My only complaint about ordering from South Star Supply is that two of the other items I ordered were out of stock, so they placed my whole order on backorder without telling me. A couple weeks went by, and I contacted the company to see what was going on with my order. They were super responsive and offered to ship out the items they did have in stock (which included the tissue roll). I just wish they'd offered that when I placed the order! If you have an order that's urgent, I would recommend calling them to make sure the items are in stock and ready to ship.
I received the tissue shortly after my email conversation with customer service. When I unwrapped it, I was surprised by how thick it is--not like gift wrap tissue, which tears easily. This stuff is pretty beefy, and it has a coarse texture, which is perfect for preventing fabric slippage while cutting.
I cut out a dress lining using the tissue, and loved the results. A bonus to this thicker tissue is that you can use the leftovers as pattern paper, making it more economical than the thin tissue, which just gets thrown away.
You can even draft facings and other pieces from your leftovers! Here's a skirt piece after cutting.
To draft a skirt facing, I just used the top of the tissue to make a 2-5/8" facing piece.
Cool, huh? You could also use those extra tissue pieces to make variations on your favorite patterns.
Overall, a highly recommended product. If you're looking for thinner tissue paper, Uline carries 36" rolls, which have a whopping 5,200 feet on them. They cost $128, but will obviously last a long time. I think I prefer the South Star Supply stuff, though, since it's wider and has multiple uses.
Hi readers! I've been felled by a nasty stomach thing for the past several days, but I just got something in the mailbox to cheer me up: my dress design on the cover of a magazine! Stitch with Style is a special fashion sewing edition of Stitch Magazine, out on newsstands May 14th. (You can find ordering info and stuff here.) The magazine features the dress and instructions, and then you can download the free pattern on their website to make it yourself! Update: you can also buy a digital copy of the magazine here.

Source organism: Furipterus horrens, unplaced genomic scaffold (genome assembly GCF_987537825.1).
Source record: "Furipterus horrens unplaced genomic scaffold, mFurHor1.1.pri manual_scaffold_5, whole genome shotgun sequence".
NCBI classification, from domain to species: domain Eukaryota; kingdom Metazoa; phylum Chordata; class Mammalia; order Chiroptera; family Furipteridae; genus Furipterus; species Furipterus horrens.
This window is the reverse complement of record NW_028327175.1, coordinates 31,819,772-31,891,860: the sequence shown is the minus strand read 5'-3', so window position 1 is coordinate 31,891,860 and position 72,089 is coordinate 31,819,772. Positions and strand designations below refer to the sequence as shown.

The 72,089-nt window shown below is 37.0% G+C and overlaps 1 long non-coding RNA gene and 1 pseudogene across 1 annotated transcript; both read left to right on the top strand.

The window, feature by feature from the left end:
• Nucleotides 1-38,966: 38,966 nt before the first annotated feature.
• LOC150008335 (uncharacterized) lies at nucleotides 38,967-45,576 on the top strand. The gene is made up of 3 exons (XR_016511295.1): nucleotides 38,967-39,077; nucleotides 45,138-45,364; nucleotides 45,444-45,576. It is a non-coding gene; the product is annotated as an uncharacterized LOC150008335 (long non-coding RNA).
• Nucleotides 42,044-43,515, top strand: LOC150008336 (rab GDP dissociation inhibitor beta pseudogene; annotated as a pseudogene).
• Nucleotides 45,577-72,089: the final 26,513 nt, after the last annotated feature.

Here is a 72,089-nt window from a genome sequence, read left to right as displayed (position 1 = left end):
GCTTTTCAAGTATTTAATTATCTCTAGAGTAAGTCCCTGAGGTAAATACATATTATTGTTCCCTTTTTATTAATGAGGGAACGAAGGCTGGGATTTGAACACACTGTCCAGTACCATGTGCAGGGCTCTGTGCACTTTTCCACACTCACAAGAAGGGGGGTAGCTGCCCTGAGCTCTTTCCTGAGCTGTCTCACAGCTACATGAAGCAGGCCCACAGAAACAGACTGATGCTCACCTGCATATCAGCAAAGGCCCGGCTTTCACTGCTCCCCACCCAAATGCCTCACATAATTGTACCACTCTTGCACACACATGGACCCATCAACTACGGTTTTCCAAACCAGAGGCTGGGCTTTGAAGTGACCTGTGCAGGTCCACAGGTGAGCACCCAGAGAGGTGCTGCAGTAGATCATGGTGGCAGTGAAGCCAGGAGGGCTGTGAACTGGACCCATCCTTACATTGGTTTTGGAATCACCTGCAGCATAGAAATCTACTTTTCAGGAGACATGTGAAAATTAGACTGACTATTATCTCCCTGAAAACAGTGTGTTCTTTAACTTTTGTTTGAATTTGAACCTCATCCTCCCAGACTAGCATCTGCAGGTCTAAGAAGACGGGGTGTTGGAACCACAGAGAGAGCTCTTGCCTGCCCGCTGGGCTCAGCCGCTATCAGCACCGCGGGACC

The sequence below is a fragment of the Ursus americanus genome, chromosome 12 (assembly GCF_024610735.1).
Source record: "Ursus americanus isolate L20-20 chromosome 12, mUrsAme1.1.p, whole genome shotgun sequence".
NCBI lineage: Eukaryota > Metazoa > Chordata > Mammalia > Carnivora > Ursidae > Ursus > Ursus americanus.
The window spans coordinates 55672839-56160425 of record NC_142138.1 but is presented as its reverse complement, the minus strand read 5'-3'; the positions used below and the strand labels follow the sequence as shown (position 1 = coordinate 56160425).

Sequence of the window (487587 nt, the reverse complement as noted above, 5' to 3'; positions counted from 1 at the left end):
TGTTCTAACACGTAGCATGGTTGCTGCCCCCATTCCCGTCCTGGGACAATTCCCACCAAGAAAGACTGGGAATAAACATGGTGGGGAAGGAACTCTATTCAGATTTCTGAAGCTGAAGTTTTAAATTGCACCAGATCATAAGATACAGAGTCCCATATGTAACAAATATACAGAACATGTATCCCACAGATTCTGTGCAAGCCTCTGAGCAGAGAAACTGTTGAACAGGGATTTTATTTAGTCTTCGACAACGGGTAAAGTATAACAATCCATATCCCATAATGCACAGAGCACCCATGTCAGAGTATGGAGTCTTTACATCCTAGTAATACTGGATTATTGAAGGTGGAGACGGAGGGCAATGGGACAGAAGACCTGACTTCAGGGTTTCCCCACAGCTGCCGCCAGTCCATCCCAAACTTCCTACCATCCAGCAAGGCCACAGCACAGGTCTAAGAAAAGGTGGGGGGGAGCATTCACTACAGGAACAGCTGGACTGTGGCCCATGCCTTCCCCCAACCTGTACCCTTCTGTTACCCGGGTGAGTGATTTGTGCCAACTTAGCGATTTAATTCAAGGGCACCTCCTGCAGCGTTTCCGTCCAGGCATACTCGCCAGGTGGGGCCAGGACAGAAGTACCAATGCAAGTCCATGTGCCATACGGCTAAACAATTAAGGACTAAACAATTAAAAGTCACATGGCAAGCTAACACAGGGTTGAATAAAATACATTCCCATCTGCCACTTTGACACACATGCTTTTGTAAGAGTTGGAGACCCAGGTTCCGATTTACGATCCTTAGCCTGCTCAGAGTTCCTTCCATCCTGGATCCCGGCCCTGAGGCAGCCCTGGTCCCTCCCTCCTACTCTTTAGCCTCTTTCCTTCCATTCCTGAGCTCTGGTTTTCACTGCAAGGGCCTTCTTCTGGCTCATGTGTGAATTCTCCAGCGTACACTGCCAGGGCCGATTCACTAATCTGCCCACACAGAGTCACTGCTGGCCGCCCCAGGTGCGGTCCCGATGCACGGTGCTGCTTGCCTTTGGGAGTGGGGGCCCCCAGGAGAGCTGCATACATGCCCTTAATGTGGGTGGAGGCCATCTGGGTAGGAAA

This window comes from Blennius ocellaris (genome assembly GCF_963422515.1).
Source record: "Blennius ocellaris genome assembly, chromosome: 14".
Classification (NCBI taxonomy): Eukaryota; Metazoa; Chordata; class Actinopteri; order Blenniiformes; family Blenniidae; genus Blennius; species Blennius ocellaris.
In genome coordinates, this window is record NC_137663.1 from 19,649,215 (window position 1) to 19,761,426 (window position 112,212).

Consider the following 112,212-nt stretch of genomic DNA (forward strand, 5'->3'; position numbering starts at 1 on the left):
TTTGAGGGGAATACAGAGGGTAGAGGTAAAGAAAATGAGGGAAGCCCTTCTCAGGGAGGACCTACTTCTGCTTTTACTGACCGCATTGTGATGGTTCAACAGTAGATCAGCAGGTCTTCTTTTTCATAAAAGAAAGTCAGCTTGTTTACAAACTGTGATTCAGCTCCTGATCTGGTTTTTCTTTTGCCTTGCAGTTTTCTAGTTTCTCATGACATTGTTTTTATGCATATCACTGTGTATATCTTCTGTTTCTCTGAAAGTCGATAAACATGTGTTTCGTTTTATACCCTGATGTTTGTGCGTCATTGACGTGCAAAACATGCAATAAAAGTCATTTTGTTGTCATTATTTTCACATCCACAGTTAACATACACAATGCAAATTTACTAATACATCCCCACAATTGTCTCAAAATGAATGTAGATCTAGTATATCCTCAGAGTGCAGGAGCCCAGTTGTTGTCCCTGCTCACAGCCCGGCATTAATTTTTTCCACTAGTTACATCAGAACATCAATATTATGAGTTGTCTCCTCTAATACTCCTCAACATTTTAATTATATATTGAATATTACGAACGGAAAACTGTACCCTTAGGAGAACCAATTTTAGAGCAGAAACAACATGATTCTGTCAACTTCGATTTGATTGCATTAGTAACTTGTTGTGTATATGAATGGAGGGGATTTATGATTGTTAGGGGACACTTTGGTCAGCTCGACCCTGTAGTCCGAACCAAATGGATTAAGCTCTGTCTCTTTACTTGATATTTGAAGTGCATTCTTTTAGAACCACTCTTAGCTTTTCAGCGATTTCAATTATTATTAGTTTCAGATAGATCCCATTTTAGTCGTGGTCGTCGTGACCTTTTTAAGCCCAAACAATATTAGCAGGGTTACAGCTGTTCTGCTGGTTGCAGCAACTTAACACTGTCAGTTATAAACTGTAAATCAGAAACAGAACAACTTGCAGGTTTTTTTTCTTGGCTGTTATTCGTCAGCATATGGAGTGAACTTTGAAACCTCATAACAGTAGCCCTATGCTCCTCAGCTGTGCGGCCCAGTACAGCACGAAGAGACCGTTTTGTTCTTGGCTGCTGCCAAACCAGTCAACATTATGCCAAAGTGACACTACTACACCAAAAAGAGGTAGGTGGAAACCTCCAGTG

The dress made its merry way to back to me yesterday, along with a fresh-off-the-presses copy of the magazine.
And hey! I also have an essay on the back page, all about the process of designing and making the cover garment.
This dress was really fun to make. I developed the pattern by draping it on my small (model-sized, not me-sized) dress form. It has a low scoop neck, tiny cap sleeves, and a full skirt with side pleats.
The fabric was a delightful find at B&J Fabrics. (I don't see this particular fabric on their website, but I think they have more, so you could call them or email them this picture if you're interested in buying some.) It's a pure silk organza with a soutache-like ribbon embroidered on top. I choose a periwinkle silk habotai as a lining/underlining (there's both in the bodice) to set off the deep blue of the ribbon work.
I'm definitely going to be making this design for myself now that it's available to download in a range of sizes (XS to XL, or bust size 32" to 44-1/2"). More to come on that!
I wrote about my love for this TV show here. In case you missed it, The Great British Sewing Beeis an amazing reality TV series devoted to finding the best amateur sewist in the UK. You can watch all the episodes on YouTube, starting with episode 1 here. You will quickly want to follow with episodes 2, 3, and 4, all of which are also available on YouTube.
Now allow me to get a little weird. Love really isn't a strong enough word for how I feel about this show. I was truly delighted, charmed, entertained, touched, and inspired to sew by each episode. I find myself thinking about it all the time: strange, but true. I could gush about it for hours on end. Let's just call it an obsession. So I was thrilled to get an email from the production company behind the show announcing that they're casting for season 2. Let me repeat: THEY'RE CASTING FOR SEASON 2!!!! There are not enough exclamation points in the world.